Mexico designated by violence in secondary (link in Spanish)

Netherlands, http://www.nltimes.nl

Teachers happier in NL than elsewhere

“Results revealed that on average, Dutch teachers are happy with their work and more satisfied then the majority of their foreign colleagues. In The Netherlands, teachers take five hours for weekly class preparation, compared to an international average of seven. TALIS also found high levels of teaching co-operation occurring the The Netherlands, with over 50% of principles reporting that they rarely need to take steps to support co-operation. Dutch teachers were also reported to actively take extra training to improve in their field, and enjoy high levels of job growth.”

Poland, The News/Polskie Radio (audio clip)

TALIS report shows Polish teachers have excellent education but lack competences required by present day school challenges.

Singapore, Channel News Asia

Teachers in Singapore are the youngest, but among the best-trained worldwide: Survey

“Singapore has the youngest teaching force among the countries surveyed, with an average age of 36 – seven years below the global average is 43, according to TALIS. ‘We have a relatively younger teaching force due to the significant increase in the number of teachers in recent years. The younger teachers complement the depth and expertise of more experienced teachers who continue to be valued, and who provide professional support and mentoring for the Beginning Teachers,’ the Ministry of Education said in a statement.”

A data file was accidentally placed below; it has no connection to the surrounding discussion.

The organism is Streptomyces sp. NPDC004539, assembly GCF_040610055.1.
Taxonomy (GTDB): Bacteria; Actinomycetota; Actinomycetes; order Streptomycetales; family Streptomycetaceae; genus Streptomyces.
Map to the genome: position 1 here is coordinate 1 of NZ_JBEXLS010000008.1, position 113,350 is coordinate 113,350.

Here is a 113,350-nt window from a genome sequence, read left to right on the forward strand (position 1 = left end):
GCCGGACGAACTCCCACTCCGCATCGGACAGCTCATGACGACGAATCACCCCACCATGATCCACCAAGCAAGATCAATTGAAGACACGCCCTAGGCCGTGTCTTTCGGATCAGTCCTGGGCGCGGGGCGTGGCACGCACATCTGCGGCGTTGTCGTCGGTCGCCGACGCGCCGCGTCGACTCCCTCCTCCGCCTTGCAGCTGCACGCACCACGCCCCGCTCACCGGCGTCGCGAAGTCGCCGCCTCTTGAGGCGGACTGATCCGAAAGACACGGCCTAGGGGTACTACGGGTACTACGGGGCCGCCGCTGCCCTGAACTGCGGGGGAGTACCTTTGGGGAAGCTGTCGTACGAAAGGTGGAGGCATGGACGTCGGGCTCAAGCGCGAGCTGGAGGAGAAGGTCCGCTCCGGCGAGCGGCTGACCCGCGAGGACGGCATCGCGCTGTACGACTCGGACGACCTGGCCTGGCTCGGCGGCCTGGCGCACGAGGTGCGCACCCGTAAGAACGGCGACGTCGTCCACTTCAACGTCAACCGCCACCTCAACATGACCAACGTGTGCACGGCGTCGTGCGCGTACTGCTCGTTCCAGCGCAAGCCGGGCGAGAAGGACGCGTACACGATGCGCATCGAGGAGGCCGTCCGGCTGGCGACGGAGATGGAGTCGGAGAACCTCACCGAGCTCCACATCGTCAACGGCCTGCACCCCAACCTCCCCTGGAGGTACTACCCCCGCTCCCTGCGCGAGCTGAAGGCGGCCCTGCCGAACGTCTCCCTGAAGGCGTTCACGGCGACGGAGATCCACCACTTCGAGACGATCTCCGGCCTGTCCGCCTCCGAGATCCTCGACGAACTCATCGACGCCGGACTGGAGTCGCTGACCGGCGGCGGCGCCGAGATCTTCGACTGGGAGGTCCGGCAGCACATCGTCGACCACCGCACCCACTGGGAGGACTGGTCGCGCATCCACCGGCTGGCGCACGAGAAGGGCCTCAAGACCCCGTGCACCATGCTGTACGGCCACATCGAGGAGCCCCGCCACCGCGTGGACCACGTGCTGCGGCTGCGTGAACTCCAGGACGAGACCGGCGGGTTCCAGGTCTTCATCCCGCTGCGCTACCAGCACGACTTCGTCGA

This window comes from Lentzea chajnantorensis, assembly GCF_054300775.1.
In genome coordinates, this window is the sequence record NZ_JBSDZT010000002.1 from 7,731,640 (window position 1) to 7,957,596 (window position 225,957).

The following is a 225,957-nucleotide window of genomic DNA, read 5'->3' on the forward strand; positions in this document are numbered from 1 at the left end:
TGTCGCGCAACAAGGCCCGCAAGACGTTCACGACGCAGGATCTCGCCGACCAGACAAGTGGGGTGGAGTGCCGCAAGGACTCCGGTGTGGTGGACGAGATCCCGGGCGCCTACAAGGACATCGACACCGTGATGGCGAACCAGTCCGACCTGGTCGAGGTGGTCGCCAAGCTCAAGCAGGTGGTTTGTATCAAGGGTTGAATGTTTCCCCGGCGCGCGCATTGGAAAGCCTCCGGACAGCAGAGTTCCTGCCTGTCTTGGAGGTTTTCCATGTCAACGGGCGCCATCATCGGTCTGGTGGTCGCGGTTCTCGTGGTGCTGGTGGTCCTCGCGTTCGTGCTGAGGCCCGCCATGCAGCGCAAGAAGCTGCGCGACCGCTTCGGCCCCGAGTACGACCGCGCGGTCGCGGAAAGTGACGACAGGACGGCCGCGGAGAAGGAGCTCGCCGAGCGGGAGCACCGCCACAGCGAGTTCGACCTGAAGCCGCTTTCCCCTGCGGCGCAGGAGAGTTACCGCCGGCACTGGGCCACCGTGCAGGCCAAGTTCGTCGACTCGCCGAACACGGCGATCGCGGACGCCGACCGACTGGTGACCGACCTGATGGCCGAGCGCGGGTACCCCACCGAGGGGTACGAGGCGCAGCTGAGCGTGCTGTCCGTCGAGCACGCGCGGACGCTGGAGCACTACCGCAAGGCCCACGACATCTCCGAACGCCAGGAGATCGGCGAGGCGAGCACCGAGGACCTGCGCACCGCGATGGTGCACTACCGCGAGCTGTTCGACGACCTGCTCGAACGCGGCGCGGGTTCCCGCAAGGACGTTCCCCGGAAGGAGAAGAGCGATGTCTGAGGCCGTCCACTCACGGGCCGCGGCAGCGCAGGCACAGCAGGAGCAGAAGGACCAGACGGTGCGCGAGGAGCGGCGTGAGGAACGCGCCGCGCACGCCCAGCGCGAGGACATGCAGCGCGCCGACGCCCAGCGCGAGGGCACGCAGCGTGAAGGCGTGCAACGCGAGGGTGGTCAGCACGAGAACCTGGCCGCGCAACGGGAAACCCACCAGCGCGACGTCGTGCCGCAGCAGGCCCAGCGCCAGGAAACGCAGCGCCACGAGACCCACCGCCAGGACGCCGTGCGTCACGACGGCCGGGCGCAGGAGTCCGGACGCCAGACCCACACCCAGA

Spain, Libertad Digital

Why are Spanish teachers rated so poorly? (link in Spanish)

SwedenThe Local

Swedish teachers feel least valued: OECD

“The Teacher and Learning International Survey (TALIS) asked teachers in OECD countries about their views on their jobs. Sweden landed at the very bottom when it came to rating a career in teaching. Only France and Slovakia had worse results. Only one in twenty Swedish teachers thinks that their profession is appreciated in Sweden.”

UK, Education Media Centre

OECD TALIS authors comment on the experience of England’s teachers (audio)